Creekside Church
Sermon of December 13, 2020

"Good News, Bad News"
Isaiah 61:1-2,10-11

Rosanna McFadden


Good morning! It is the third Sunday of Advent, and we’re continuing to study texts from the book of Isaiah to see how they point us toward the birth -- and maybe even the ministry -- of Jesus. The text which John read for us is another Old Testament text which comes back prominently in the New Testament. Last week we talked about the prophet John the Baptist and his call to the Jewish people to “In the wilderness prepare the way of the Lord! Make straight in the desert a highway for our God!” It was a call to righteousness, repentance and peace which came straight out of Isaiah 40. This week’s text from Isaiah 61 gets quoted prominently in Luke 4. This time it is quoted by Jesus himself: shortly after his baptism, Jesus returns to Galilee and his hometown of Nazareth. He goes to synagogue and is asked to read from the Isaiah scroll, which is open to this text, Isaiah 61.

It’s kind of a good news/bad news , especially in Isaiah -- Jesus leaves out part of verse 2 when he reads it. Let me review the first part for you from Isaiah: “The spirit of the Lord God is upon me, because the Lord has anointed me that’s the intro; here’s the good news God has sent me to bring good news to the oppressed yes, good to bind up the brokenhearted, to proclaim liberty to the captives, and release to the prisoners; yes, all good to proclaim the year of the Lord’s favor yes! And the day of vengeance of our God: uh oh, bad news to comfort all who mourn better. Jesus leaves off the part about the day of vengeance, which is interesting.

There is a whole genre of jokes and sayings about good news/bad news -- or bad news/good news scenarios. I’m sure you’ve heard some of them. There are even ones especially for pastors:

Good News: The Church Board accepted your pastoral job description the way you wrote it.
Bad News: They were so inspired they formed a search committee to find somebody capable of filling the position.

Good News: The Church Board approved your travel for Sabbath Rest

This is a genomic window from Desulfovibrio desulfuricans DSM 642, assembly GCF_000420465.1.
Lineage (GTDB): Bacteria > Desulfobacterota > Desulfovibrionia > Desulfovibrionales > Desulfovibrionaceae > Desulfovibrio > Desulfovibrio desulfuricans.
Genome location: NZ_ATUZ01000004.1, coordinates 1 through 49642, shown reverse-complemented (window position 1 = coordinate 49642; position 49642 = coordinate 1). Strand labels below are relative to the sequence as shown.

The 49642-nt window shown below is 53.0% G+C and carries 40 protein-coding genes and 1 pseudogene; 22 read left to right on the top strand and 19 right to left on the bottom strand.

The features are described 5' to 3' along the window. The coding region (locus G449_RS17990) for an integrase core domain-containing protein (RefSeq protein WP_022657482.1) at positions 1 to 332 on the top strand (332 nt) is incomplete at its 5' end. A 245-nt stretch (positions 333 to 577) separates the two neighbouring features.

Bad News: They only have enough money for a one way ticket.

I liked some of the bad news/good news statements I found in my research, because they acknowledged that bad news and good news are often two sides of the same coin. For instance:

Bad news: There is no key to happiness
Good news: It isn’t locked.

Bad news: You cannot make people like, love, understand, validate, accept or be nice to you.
Good news: you don’t have to. And this one which seems particularly fitting for 2020:

The bad news is, nothing last forever.
The good news is, nothing lasts forever.

Gospel, of course literally means good news. This is exactly what the shepherds heard from the angel on the night of Jesus’ birth: I am bringing you good news of great joy for all people: to you is born this day in the city of David a Savior who is the Messiah. And that it: there’s a benediction of glory to god and peace on earth, but there’s no bad news, no The Messiah is here and boy are you in trouble, or The Messiah is here and you’re not invited to see Him. We don’t get a sense from Luke’s account that the shepherds had any hesitation about going to see the Messiah -- perhaps because the angel told them that he was a newborn baby lying in a feed trough: how intimidating could that be? But to those of us who have seen Jesus, listened to his teaching from the Bible, and tried to live them, we know that the good news of the gospel comes at a cost: it cost Jesus his life, and we too must reckon with God’s justice and God’s judgement. Matt Chandler said, “The good news of the gospel may not appeal to everyone, but the bad news still applies to everyone.” It’s easy to rejoice in the birth of a baby: much more difficult to take up our cross and follow Jesus, but those two things are both part of the gospel.